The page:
Vindication after a battlefield error and Purple Hearts long denied (The New York Times)
Long after Dan Jones’s last flight over Vietnam ended in wreckage and blood, his combat tour was never quite complete. In 1968, Mr. Jones, a Marine first lieutenant, was co-piloting a helicopter carrying supplies to troops in battle when an American howitzer accidentally shot the aircraft down. Three Marines were killed. Lieutenant Jones, the only survivor, was notified while convalescing that the deceased crew members, victims of an embarrassing mishap, would not be awarded Purple Heart medals, which recognize troops wounded or killed in action. He was instructed, he said, not to inquire further. Forty-seven years on, Mr. Jones’s determined journey — from silenced victim of a fratricidal mistake to a veteran vindicated by his insistence that his dead crew be honored — is reaching its end. Last year, the Marine Corps reversed previous decisions and approved Purple Hearts for all the Marines who had been aboard the aircraft. A spokesman said the family of the one Marine who had not yet been formally recognized, a door gunner who was ejected from the crippled helicopter and fell to his death, would receive the medal as soon as his surviving family members set a date. “The Purple Heart is absolutely an appropriate recognition of their courageous service and sacrifice to our nation,” the spokesman, Maj. Rob Dolan, said of the crew members. “This is closing a tragic story from the Vietnam era.”

Veterans paint houses for disabled veterans, elderly (KSAT-San Antonio)
Several volunteers worked to spruce up East Side homes in San Antonio on Saturday with a fresh coat of paint. A total of 15 houses belonging to elderly homeowners and disabled veterans were painted.  The effort was a partnership between the San Antonio Housing Authority and several groups, including Starbucks, Goodwill and the University of Texas at San Antonio. “The homeowners are overwhelmed by the response of the volunteers. They are thrilled with the new colors of their homes and the spruce up of their block,” said Lori Hall, assistant director of real estate and home ownership of the city of San Antonio. Organizers said Saturday’s work was the kickoff to a number of housing improvement programs in the area over the next two years.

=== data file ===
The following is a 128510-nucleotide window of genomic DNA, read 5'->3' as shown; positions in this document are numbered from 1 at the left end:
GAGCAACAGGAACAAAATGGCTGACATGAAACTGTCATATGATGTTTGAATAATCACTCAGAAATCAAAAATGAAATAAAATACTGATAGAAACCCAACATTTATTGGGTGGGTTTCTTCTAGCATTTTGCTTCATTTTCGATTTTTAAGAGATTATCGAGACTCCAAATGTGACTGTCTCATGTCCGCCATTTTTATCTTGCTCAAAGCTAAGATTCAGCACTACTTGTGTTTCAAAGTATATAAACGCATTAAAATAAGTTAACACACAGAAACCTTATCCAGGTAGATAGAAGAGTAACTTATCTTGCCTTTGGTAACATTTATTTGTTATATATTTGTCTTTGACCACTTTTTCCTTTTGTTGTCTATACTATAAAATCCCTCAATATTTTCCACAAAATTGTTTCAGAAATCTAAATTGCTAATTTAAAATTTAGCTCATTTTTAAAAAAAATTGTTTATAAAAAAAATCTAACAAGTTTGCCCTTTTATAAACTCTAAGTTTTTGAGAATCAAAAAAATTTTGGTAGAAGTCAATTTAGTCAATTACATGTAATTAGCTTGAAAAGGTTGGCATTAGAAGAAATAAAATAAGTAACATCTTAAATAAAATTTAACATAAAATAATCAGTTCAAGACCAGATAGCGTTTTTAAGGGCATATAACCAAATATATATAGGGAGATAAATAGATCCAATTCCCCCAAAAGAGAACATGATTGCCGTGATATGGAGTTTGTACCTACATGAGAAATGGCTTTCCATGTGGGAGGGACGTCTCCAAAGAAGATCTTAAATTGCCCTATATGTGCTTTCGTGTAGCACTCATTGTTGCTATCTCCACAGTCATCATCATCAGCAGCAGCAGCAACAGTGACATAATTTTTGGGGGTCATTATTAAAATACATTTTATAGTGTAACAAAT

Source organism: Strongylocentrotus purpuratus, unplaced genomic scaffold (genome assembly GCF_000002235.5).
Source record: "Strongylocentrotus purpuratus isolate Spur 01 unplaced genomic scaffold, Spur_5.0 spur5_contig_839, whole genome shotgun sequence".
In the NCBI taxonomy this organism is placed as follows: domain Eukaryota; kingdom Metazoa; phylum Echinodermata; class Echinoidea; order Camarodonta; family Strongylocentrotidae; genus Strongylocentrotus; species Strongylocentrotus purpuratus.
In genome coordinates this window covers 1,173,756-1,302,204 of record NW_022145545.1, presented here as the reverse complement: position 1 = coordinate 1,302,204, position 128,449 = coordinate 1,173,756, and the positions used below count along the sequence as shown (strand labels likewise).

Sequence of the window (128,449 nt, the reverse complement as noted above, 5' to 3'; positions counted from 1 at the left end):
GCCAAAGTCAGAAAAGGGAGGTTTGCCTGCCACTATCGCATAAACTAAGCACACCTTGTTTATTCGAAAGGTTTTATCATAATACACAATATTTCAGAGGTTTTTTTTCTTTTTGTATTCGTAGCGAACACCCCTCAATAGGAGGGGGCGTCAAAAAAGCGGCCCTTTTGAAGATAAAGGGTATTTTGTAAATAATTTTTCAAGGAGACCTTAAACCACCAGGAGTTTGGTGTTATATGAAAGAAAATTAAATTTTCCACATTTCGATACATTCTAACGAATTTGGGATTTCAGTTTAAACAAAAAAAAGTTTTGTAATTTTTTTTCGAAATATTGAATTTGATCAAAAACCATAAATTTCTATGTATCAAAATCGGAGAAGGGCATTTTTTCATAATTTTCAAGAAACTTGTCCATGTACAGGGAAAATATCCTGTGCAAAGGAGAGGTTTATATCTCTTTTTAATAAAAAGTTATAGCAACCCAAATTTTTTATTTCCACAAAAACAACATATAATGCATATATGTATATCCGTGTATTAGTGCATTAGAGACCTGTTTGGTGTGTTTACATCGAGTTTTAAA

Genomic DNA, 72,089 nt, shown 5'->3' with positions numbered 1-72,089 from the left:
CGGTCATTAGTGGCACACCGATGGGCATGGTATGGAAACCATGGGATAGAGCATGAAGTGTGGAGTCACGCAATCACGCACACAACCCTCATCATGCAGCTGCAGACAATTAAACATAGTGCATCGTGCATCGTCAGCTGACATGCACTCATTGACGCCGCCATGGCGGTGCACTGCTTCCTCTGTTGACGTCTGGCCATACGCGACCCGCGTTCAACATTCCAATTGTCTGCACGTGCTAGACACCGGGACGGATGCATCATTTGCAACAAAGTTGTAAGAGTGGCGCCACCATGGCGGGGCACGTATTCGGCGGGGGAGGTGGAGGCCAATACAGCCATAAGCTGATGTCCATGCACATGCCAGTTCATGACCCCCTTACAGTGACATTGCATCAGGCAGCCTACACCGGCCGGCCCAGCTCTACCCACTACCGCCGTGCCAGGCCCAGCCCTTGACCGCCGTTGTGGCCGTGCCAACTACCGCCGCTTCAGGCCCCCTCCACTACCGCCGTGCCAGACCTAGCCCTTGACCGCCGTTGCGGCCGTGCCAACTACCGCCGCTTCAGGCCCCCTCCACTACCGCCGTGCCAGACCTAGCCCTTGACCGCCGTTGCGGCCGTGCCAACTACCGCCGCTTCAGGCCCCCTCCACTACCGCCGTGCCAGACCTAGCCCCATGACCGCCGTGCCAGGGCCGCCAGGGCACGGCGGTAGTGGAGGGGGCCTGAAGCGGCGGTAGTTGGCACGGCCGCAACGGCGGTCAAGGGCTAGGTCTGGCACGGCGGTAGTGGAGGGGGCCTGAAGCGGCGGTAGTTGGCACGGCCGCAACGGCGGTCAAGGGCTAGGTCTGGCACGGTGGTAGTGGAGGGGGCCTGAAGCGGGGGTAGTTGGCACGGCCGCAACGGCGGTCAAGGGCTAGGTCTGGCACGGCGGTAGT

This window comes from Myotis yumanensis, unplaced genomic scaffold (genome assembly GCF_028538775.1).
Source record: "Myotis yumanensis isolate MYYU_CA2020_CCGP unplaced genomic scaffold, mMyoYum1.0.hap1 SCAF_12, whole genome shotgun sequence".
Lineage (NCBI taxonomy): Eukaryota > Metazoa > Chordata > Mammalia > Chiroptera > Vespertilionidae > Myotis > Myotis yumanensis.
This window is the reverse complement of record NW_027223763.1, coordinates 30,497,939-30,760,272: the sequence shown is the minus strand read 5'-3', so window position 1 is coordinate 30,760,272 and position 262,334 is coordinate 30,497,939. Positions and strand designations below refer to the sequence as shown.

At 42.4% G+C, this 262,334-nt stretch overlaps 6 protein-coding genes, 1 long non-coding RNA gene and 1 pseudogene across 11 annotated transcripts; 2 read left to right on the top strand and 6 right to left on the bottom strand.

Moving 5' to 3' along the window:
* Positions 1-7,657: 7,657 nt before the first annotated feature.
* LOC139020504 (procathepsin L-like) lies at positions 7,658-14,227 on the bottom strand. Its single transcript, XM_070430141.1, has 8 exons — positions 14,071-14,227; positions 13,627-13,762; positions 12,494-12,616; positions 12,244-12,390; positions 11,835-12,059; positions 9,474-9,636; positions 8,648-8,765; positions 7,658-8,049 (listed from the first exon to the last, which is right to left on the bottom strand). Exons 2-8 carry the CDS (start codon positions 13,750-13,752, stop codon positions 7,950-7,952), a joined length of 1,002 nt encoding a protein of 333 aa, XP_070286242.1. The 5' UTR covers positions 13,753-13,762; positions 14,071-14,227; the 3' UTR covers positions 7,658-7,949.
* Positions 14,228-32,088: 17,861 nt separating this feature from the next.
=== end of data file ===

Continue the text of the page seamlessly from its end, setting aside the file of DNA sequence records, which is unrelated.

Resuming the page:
Changing how veterans are portrayed in TV, film (Minneapolis Star Tribune)
A group dedicated to the entertainment industry’s realistic representation of veterans has released a new seal of approval for portrayals of military men and women in films and television shows. Called “6 Certified,” after the military term that means “I’ve got your back,” the program is being launched with the support of First Lady Michelle Obama. The campaign seeks to shift perception of veterans in pop culture. Studios, producers and other content creators will be eligible for the certification badge if the work contains “a representative and balanced depiction of veterans” and fulfills at least one of six pledges: to research or consult with veterans, family members or experts in the subject; to cast a veteran; to hire a veteran as a writer; to portray a veteran character; to tell a veteran story, or to use veterans as resources on set or in writers’ rooms. Studies show that the public can have skewed views of veterans based on what’s seen in film or on television, said Chris Marvin, executive director of Got Your 6, the group launching the new program. “They are heroes on one end of the spectrum or broken veterans on the other end of the spectrum,” he said. Marvin, an Army veteran, cited Ed O’Neill’s role as Jay Pritchett on “Modern Family” and Bradley Cooper’s depiction of Navy SEAL Chris Kyle in “American Sniper” as accurate portrayals. In “Modern Family,” Pritchett is “first and foremost a small-business owner, father and grandfather” who happens to be a Navy veteran, Marvin said. “American Sniper,” he said, tells “a great story that American audiences were anxious to hear. “I think the American public is thirsty to have a conversation about the war, about returning veterans, about the issues and about opportunities that surround that group of people,” Marvin said. “Veterans a lot of the time are everyday people … but not many take the time to incorporate that into their content development.”

WWII vets witness historic flight from Houston in their honor (Houston Chronicle)